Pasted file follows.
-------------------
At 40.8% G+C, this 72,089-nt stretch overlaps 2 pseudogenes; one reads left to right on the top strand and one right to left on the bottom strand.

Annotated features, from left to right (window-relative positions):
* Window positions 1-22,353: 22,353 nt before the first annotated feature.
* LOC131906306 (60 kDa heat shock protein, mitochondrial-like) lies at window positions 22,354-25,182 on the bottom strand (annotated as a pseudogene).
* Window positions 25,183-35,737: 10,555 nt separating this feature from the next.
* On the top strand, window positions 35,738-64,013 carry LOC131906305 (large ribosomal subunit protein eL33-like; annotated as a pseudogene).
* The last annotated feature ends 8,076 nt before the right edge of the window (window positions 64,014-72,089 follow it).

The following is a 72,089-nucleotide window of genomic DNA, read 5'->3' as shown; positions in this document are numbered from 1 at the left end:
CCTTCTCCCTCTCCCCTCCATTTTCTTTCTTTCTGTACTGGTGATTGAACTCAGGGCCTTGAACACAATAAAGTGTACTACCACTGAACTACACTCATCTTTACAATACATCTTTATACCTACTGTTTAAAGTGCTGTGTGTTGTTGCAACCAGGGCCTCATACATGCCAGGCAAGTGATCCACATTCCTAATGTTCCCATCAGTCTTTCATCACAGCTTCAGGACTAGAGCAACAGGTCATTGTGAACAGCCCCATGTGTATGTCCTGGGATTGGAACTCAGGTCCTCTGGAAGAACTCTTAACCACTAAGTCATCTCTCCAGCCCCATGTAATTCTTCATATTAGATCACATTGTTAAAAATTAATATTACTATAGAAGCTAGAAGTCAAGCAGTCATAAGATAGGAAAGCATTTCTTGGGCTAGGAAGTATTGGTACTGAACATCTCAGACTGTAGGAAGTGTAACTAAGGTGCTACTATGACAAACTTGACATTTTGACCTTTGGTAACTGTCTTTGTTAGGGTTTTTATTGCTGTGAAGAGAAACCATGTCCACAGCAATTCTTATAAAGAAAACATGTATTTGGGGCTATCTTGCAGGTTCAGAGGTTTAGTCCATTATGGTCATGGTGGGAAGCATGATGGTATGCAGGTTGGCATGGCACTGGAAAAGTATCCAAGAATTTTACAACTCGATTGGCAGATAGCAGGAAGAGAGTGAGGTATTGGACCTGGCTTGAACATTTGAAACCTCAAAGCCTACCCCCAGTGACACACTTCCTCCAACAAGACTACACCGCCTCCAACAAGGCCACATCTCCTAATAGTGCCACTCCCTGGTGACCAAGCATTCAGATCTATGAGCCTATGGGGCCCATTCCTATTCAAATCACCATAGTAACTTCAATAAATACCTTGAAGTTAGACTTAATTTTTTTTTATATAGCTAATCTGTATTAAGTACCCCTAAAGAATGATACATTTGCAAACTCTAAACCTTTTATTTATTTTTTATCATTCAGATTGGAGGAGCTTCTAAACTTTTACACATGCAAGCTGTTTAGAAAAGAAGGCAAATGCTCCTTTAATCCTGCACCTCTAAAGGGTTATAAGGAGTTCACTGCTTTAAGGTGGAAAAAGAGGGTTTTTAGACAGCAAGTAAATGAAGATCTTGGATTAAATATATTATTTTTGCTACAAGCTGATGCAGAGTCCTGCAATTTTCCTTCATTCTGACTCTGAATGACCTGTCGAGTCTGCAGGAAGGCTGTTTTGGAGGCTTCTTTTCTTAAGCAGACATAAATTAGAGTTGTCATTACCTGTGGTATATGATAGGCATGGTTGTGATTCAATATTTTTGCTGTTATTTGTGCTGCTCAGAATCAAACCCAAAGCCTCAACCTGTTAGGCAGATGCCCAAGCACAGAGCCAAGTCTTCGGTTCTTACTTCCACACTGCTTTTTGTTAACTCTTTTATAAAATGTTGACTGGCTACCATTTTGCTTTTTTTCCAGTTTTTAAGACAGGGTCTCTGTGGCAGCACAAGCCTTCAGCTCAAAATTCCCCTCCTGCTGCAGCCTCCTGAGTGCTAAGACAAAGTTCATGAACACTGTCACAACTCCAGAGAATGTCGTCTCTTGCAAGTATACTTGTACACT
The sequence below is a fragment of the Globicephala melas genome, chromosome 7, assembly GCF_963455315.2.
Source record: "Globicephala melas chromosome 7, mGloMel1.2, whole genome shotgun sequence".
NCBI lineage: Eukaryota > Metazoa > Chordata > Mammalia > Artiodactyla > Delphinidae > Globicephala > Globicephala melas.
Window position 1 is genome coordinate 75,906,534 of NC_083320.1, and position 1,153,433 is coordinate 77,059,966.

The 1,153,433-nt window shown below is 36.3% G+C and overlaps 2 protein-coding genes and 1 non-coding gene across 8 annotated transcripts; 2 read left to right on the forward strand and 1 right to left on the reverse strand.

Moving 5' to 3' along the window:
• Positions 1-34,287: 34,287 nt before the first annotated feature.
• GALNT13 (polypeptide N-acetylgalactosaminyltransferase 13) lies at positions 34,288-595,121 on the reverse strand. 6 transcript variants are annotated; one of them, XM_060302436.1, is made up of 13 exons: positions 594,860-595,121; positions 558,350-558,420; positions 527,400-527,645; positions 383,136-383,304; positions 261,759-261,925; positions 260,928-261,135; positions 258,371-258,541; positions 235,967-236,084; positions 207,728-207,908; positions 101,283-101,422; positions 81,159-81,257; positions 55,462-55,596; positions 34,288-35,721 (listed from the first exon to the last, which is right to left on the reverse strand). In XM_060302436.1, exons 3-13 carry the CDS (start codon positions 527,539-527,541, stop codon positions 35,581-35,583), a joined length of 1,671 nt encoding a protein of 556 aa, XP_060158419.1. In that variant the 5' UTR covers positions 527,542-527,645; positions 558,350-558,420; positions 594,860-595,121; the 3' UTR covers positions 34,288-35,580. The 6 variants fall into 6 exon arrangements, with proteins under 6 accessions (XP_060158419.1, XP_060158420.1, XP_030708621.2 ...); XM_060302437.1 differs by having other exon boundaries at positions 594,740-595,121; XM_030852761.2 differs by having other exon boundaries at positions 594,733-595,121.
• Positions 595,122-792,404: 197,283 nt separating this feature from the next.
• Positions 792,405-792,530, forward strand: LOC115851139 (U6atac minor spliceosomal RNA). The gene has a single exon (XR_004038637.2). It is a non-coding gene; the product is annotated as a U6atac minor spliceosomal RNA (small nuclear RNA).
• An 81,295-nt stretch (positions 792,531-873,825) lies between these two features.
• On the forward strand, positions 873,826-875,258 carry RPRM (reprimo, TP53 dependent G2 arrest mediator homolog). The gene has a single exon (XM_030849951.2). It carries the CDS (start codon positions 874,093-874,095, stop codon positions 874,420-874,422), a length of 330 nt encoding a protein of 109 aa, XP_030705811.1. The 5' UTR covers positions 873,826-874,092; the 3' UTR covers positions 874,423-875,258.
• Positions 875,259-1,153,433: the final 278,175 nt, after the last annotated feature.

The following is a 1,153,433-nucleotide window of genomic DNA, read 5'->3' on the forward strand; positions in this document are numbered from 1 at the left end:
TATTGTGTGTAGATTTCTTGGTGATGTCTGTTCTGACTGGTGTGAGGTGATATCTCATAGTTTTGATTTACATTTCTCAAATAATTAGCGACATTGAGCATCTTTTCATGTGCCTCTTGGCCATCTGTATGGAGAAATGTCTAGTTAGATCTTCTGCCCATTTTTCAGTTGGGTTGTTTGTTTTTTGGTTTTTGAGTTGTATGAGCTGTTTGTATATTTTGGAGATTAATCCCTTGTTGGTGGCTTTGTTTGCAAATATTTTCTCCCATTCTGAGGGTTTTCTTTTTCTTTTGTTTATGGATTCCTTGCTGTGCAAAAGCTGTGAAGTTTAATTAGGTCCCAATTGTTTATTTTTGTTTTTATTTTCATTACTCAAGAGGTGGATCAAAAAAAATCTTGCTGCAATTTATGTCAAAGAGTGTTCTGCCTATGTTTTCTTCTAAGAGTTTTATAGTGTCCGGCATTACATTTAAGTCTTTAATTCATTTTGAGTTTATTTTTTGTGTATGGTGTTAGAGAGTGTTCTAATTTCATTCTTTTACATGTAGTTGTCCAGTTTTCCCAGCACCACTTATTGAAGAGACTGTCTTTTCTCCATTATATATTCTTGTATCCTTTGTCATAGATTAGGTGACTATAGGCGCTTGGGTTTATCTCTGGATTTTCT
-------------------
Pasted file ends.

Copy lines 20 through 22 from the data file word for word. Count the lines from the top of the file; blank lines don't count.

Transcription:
• An 81,295-nt stretch (positions 792,531-873,825) lies between these two features.
• On the forward strand, positions 873,826-875,258 carry RPRM (reprimo, TP53 dependent G2 arrest mediator homolog). The gene has a single exon (XM_030849951.2). It carries the CDS (start codon positions 874,093-874,095, stop codon positions 874,420-874,422), a length of 330 nt encoding a protein of 109 aa, XP_030705811.1. The 5' UTR covers positions 873,826-874,092; the 3' UTR covers positions 874,423-875,258.
• Positions 875,259-1,153,433: the final 278,175 nt, after the last annotated feature.